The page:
Though it is not a well-known craft, the art of working with scagliola
has taken on a new lease of life in the last fifty years, thanks mainly
to a small number of artisan workshops which have stubbornly and passionately
continued to have faith in this craft process,rescuing it from the
oblivion it had fallen into in the middle of the 1800s.
The term 'scagliola' refers to two things, firstly to a particular
process of coloured inlaying which uses"poor" materialssuch
as chalk, pigments, and natural glues which are mixed together(mescolare
in Italian, hence the word meschia), and secondly to a variety of
gypsum called selenite, which is found in a natural state in the form
of flakes or thin shavings.
Certain physical properties of this stone -its shininess, transparency,
and pearly whiteness- have given rise over the passage of time to
a number of curious definitions such as 'chalk crystal', 'donkey's mirror',
'mirror stone', 'oil glass', 'moon stone'.
The use of this material dates back to ancient times(the Romans
used slabs of mirror stone for the walls of the Circo Massimo in Rome
in order to obtain a pleasing whiteness) and has been used as a construction
material, for decoration, and in agriculture.It became an authentic
medium of artistic expression in the 17th centurywhen it began to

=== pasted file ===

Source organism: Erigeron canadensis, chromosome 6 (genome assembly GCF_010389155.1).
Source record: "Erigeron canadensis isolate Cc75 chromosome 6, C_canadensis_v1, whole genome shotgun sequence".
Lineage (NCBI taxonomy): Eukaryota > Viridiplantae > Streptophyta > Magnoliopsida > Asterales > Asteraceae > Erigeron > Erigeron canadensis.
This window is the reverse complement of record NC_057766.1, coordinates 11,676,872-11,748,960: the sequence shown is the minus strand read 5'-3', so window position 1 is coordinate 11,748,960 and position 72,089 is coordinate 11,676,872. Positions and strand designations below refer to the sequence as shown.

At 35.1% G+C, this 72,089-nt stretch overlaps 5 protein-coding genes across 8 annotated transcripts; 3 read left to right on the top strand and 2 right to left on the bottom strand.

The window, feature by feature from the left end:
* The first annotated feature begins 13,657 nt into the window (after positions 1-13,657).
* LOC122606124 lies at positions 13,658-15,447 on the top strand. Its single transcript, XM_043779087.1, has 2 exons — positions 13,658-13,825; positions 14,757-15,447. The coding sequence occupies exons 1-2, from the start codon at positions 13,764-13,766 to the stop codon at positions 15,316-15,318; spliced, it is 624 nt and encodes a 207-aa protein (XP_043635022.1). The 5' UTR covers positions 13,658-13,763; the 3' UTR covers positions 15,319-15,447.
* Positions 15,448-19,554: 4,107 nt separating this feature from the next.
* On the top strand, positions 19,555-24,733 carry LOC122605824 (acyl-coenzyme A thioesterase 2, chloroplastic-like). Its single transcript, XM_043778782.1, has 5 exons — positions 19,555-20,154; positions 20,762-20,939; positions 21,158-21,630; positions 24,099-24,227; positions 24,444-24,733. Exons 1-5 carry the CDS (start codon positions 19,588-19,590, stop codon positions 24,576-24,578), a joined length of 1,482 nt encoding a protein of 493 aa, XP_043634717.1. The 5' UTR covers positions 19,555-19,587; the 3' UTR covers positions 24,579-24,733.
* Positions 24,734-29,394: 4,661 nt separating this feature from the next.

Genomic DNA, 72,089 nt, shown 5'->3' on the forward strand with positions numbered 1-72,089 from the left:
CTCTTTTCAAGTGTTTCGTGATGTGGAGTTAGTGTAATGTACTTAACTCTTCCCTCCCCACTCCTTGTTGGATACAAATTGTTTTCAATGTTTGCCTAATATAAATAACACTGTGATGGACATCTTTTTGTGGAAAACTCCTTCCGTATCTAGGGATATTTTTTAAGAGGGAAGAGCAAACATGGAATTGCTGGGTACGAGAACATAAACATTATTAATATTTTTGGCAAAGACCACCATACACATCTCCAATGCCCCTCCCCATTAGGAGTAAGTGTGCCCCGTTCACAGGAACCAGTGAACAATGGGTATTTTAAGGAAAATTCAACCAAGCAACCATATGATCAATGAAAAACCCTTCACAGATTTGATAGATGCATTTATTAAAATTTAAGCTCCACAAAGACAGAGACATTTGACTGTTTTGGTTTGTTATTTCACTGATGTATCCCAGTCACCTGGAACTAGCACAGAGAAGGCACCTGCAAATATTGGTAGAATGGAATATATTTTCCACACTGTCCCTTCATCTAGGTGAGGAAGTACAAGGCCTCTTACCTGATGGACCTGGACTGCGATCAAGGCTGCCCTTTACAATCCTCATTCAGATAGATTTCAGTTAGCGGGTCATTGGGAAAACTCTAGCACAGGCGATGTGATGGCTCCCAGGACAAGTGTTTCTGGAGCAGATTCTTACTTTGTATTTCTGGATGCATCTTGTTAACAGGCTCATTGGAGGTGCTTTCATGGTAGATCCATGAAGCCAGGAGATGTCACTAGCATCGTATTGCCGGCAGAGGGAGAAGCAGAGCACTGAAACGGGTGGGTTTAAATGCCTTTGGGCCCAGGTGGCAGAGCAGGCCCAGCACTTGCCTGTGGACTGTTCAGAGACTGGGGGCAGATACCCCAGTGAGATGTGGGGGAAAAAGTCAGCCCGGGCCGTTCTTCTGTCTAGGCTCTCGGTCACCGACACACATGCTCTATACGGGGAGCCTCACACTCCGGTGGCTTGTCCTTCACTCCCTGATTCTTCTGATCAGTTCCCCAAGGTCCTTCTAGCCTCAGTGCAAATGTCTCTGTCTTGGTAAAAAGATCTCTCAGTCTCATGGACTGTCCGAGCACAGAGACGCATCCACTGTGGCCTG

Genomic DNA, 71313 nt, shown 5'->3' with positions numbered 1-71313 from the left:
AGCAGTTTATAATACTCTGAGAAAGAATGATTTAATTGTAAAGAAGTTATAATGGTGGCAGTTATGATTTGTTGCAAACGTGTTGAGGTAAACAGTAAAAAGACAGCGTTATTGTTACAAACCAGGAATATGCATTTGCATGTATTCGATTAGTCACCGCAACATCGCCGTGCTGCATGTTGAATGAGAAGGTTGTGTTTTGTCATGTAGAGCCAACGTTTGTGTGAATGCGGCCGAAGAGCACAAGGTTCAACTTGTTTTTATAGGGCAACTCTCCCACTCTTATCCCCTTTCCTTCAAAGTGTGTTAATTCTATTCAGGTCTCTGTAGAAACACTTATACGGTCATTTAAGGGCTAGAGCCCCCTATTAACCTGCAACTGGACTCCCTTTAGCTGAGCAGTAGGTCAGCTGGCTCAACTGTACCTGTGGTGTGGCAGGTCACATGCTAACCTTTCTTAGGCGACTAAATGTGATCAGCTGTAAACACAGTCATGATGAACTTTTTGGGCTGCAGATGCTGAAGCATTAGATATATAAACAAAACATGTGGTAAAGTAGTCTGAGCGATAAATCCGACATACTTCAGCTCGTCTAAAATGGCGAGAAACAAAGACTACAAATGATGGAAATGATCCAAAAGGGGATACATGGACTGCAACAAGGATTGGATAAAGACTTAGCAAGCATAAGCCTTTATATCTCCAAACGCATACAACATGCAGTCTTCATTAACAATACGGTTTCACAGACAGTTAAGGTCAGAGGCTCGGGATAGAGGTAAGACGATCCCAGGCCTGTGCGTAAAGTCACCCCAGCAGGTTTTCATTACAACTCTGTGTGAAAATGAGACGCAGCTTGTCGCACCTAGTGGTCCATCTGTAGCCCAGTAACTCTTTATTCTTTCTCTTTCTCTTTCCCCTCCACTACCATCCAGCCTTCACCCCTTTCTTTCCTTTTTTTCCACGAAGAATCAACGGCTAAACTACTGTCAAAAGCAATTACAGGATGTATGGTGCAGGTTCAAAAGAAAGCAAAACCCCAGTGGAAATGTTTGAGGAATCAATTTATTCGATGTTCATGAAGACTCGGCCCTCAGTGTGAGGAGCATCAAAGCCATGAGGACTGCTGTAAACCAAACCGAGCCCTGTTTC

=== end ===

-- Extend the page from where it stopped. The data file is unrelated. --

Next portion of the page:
be used highly effectively to imitate marble veining and marquetry. With
the discovery of the ductility of the meschia it became a decorative means
in its own right, combining various artistic techniques including painting
(pictures and panels with views and landscapes), inlay work (with scagliola
in sanguine bi-colours) and modelled forms (plastic scagliola for fireplaces
and relief frontals).
historical terms, it is generally agreed that coloured mixes of scagliola
were being used around about the end of the 1500s and the beginning of
the 1600s in both Germany and Italy. It can be claimed without doubt that
in the 17th centuryCarpiin Emiliawas the major centre where
this technique was practised, first of all in black and white, and then
in polychromy, mainly for ecclesiastical clients.
Picture from the Bianco Bianchi archive
In the 18th century, Firenze
and Tuscany definitively recognised the merits of scagliola, mainly thanks
to the work of Enrico Hugford(1695-1771),a Vallombrosian brother:
"where others did not know how to use it (scagliola) to imitate the
colour of marble or some fanciful image, he perfected it in the cleaning,
reduced it further in terms of the design so that it represented everything
that perspective and the brush was capable of creating in terms of vagueness"
(Novelle Letterarie, 1771).
Works made of scagliola can be foundin Firenze
in the church of San Miniato al Monte, in the Oratorio di San Tommaso
d'Aquino, and in surrounding areas such as Settignano, Chianti, Valdarno,
and the Valdisieve, without forgetting the Abbazia di Vallombrosa,
which still preserves many of Hugford's works.
The last significant examples of this working technique were produced
in the 1800s by the Della Valle brothers, and it was taught in the Accademia
and at Livorno.
Excerpt from the document "The art of scagliola" of Alessandro
Translated by Jeremy Carden